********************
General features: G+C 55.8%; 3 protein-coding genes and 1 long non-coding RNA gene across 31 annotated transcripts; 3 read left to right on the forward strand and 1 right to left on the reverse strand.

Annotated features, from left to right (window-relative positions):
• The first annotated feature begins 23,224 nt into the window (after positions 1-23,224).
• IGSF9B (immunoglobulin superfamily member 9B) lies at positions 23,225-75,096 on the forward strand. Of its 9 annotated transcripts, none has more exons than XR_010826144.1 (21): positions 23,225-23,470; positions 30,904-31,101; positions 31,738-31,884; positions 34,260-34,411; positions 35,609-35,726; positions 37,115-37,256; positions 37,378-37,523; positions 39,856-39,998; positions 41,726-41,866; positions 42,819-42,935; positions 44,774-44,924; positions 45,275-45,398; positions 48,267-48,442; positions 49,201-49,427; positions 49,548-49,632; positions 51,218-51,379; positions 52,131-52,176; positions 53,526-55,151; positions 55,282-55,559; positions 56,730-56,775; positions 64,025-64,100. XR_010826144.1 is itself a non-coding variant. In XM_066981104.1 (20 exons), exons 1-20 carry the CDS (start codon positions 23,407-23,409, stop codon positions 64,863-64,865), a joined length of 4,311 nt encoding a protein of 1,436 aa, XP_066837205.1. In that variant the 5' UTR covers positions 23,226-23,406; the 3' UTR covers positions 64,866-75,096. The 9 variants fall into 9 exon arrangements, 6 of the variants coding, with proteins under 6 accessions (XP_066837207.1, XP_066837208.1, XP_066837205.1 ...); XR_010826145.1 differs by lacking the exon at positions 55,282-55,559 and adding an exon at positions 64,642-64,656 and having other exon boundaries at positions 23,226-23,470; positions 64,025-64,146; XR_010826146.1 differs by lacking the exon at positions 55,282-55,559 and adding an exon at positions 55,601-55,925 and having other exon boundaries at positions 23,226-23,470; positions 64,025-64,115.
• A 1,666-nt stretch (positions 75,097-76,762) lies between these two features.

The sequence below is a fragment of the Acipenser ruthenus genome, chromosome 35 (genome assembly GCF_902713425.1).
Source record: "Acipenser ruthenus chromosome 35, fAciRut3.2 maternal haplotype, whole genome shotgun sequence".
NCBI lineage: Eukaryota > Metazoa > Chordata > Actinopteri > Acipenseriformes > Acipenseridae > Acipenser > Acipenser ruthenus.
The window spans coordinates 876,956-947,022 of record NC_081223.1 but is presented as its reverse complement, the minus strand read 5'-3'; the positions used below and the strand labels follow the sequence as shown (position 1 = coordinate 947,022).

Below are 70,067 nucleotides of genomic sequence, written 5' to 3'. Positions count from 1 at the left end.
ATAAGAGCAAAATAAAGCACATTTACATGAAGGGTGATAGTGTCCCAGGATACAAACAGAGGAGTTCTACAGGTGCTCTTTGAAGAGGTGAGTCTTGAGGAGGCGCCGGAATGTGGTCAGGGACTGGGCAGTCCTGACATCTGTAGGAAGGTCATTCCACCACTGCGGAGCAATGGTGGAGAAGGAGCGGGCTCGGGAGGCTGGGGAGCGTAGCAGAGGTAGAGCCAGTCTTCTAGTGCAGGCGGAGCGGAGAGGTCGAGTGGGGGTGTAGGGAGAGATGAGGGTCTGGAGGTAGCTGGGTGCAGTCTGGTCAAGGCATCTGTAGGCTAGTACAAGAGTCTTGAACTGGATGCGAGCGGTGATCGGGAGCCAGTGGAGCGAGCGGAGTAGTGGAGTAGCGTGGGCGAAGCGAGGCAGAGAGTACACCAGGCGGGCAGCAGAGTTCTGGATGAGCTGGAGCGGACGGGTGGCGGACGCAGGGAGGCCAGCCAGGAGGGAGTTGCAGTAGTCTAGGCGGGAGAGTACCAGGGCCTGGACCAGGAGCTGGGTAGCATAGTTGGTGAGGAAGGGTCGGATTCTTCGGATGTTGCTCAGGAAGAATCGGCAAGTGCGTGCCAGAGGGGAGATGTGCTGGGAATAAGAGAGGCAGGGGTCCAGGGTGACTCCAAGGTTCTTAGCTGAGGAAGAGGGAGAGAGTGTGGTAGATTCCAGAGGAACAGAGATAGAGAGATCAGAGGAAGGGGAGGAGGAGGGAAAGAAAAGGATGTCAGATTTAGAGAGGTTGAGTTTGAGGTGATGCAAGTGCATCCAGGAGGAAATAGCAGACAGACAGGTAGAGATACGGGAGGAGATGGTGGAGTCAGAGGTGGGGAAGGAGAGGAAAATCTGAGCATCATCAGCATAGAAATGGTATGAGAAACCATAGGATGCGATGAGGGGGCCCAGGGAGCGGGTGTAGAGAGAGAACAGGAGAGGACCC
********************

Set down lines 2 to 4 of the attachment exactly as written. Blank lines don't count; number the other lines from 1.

Annotated features, from left to right (window-relative positions):
• The first annotated feature begins 23,224 nt into the window (after positions 1-23,224).
• IGSF9B (immunoglobulin superfamily member 9B) lies at positions 23,225-75,096 on the forward strand. Of its 9 annotated transcripts, none has more exons than XR_010826144.1 (21): positions 23,225-23,470; positions 30,904-31,101; positions 31,738-31,884; positions 34,260-34,411; positions 35,609-35,726; positions 37,115-37,256; positions 37,378-37,523; positions 39,856-39,998; positions 41,726-41,866; positions 42,819-42,935; positions 44,774-44,924; positions 45,275-45,398; positions 48,267-48,442; positions 49,201-49,427; positions 49,548-49,632; positions 51,218-51,379; positions 52,131-52,176; positions 53,526-55,151; positions 55,282-55,559; positions 56,730-56,775; positions 64,025-64,100. XR_010826144.1 is itself a non-coding variant. In XM_066981104.1 (20 exons), exons 1-20 carry the CDS (start codon positions 23,407-23,409, stop codon positions 64,863-64,865), a joined length of 4,311 nt encoding a protein of 1,436 aa, XP_066837205.1. In that variant the 5' UTR covers positions 23,226-23,406; the 3' UTR covers positions 64,866-75,096. The 9 variants fall into 9 exon arrangements, 6 of the variants coding, with proteins under 6 accessions (XP_066837207.1, XP_066837208.1, XP_066837205.1 ...); XR_010826145.1 differs by lacking the exon at positions 55,282-55,559 and adding an exon at positions 64,642-64,656 and having other exon boundaries at positions 23,226-23,470; positions 64,025-64,146; XR_010826146.1 differs by lacking the exon at positions 55,282-55,559 and adding an exon at positions 55,601-55,925 and having other exon boundaries at positions 23,226-23,470; positions 64,025-64,115.